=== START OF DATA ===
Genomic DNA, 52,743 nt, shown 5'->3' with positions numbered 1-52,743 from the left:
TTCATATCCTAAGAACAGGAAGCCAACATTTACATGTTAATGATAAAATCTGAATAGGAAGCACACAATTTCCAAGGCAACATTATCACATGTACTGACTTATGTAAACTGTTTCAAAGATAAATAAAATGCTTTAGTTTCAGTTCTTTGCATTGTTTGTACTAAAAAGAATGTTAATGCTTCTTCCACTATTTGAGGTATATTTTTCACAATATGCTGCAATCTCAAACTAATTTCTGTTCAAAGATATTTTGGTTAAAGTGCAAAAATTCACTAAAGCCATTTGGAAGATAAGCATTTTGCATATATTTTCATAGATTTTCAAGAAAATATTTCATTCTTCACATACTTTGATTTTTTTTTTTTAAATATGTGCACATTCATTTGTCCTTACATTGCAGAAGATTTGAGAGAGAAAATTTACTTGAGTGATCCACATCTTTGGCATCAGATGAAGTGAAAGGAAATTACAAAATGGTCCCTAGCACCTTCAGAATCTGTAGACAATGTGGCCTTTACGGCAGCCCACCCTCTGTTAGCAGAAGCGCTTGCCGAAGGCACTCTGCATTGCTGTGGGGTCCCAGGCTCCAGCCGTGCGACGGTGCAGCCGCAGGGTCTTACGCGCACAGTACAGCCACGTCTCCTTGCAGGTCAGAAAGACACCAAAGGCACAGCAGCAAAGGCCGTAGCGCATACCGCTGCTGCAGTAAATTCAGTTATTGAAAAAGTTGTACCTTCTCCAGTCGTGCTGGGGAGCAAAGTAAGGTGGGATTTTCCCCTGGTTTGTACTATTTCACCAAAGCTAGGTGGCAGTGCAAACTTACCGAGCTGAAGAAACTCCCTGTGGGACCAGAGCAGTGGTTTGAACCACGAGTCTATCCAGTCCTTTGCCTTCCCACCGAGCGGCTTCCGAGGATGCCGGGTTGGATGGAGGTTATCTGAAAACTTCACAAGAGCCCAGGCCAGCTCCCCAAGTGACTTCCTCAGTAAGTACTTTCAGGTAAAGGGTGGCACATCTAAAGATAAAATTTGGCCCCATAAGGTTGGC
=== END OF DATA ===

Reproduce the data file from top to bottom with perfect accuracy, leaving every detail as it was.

Genomic DNA, 52,743 nt, shown 5'->3' with positions numbered 1-52,743 from the left:
TTCATATCCTAAGAACAGGAAGCCAACATTTACATGTTAATGATAAAATCTGAATAGGAAGCACACAATTTCCAAGGCAACATTATCACATGTACTGACTTATGTAAACTGTTTCAAAGATAAATAAAATGCTTTAGTTTCAGTTCTTTGCATTGTTTGTACTAAAAAGAATGTTAATGCTTCTTCCACTATTTGAGGTATATTTTTCACAATATGCTGCAATCTCAAACTAATTTCTGTTCAAAGATATTTTGGTTAAAGTGCAAAAATTCACTAAAGCCATTTGGAAGATAAGCATTTTGCATATATTTTCATAGATTTTCAAGAAAATATTTCATTCTTCACATACTTTGATTTTTTTTTTTTAAATATGTGCACATTCATTTGTCCTTACATTGCAGAAGATTTGAGAGAGAAAATTTACTTGAGTGATCCACATCTTTGGCATCAGATGAAGTGAAAGGAAATTACAAAATGGTCCCTAGCACCTTCAGAATCTGTAGACAATGTGGCCTTTACGGCAGCCCACCCTCTGTTAGCAGAAGCGCTTGCCGAAGGCACTCTGCATTGCTGTGGGGTCCCAGGCTCCAGCCGTGCGACGGTGCAGCCGCAGGGTCTTACGCGCACAGTACAGCCACGTCTCCTTGCAGGTCAGAAAGACACCAAAGGCACAGCAGCAAAGGCCGTAGCGCATACCGCTGCTGCAGTAAATTCAGTTATTGAAAAAGTTGTACCTTCTCCAGTCGTGCTGGGGAGCAAAGTAAGGTGGGATTTTCCCCTGGTTTGTACTATTTCACCAAAGCTAGGTGGCAGTGCAAACTTACCGAGCTGAAGAAACTCCCTGTGGGACCAGAGCAGTGGTTTGAACCACGAGTCTATCCAGTCCTTTGCCTTCCCACCGAGCGGCTTCCGAGGATGCCGGGTTGGATGGAGGTTATCTGAAAACTTCACAAGAGCCCAGGCCAGCTCCCCAAGTGACTTCCTCAGTAAGTACTTTCAGGTAAAGGGTGGCACATCTAAAGATAAAATTTGGCCCCATAAGGTTGGC